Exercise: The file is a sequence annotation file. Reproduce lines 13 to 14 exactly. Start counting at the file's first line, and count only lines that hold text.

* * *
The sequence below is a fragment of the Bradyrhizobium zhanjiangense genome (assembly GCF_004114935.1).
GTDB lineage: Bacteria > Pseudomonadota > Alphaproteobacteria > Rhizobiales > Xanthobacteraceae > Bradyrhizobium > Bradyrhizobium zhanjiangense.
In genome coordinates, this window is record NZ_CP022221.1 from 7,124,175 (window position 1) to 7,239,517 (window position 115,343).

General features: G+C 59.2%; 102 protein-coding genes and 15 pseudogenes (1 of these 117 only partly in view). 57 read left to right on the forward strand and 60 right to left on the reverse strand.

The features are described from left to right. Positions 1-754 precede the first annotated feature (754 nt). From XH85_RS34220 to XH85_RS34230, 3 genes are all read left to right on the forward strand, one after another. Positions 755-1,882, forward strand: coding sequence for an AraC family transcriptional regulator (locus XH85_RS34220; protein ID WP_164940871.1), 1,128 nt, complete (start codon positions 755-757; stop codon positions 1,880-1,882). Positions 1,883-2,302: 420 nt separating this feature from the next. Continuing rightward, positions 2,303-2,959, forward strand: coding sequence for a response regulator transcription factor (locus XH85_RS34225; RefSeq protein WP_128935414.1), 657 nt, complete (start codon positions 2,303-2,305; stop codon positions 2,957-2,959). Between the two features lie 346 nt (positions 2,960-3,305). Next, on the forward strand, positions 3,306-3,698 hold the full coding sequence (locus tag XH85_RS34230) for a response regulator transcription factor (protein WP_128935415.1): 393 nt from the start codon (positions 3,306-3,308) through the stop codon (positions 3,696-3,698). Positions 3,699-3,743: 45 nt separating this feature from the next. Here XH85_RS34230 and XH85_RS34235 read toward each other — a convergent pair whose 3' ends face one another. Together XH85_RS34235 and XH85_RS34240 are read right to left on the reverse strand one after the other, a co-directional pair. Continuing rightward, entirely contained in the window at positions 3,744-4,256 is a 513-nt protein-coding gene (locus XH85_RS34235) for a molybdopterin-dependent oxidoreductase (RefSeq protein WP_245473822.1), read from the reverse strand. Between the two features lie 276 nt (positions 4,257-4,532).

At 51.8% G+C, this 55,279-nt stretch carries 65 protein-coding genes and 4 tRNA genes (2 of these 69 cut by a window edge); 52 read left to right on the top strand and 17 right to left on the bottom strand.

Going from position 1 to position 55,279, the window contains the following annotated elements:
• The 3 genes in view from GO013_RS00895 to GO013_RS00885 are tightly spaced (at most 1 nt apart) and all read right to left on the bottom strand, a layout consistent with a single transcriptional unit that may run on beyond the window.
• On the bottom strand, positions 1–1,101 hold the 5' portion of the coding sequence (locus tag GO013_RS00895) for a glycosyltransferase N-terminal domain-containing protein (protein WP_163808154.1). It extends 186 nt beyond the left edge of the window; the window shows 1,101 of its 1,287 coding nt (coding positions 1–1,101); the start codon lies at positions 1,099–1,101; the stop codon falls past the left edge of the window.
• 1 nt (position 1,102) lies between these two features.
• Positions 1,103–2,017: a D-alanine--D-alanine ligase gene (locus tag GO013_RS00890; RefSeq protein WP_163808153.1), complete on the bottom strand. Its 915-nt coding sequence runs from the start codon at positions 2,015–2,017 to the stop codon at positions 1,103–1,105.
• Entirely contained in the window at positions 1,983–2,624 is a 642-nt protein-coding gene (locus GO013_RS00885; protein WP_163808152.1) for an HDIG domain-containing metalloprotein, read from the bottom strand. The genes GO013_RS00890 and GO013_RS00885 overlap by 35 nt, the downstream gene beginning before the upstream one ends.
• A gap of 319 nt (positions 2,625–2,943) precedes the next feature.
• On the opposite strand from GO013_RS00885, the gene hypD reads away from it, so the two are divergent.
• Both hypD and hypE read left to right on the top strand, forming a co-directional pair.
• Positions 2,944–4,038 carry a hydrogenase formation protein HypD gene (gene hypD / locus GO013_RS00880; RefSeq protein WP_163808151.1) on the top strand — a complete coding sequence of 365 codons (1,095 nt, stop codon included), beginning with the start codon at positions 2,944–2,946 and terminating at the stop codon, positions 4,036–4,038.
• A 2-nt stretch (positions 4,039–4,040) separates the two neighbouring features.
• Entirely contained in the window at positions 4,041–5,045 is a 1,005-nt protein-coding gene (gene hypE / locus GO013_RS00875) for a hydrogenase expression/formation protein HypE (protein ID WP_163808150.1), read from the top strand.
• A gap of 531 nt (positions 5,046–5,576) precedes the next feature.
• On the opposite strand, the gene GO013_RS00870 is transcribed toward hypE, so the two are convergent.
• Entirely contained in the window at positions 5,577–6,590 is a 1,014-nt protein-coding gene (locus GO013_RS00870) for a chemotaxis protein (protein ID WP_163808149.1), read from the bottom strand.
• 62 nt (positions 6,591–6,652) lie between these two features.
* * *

• A gap of 319 nt (positions 2,625–2,943) precedes the next feature.
• On the opposite strand from GO013_RS00885, the gene hypD reads away from it, so the two are divergent.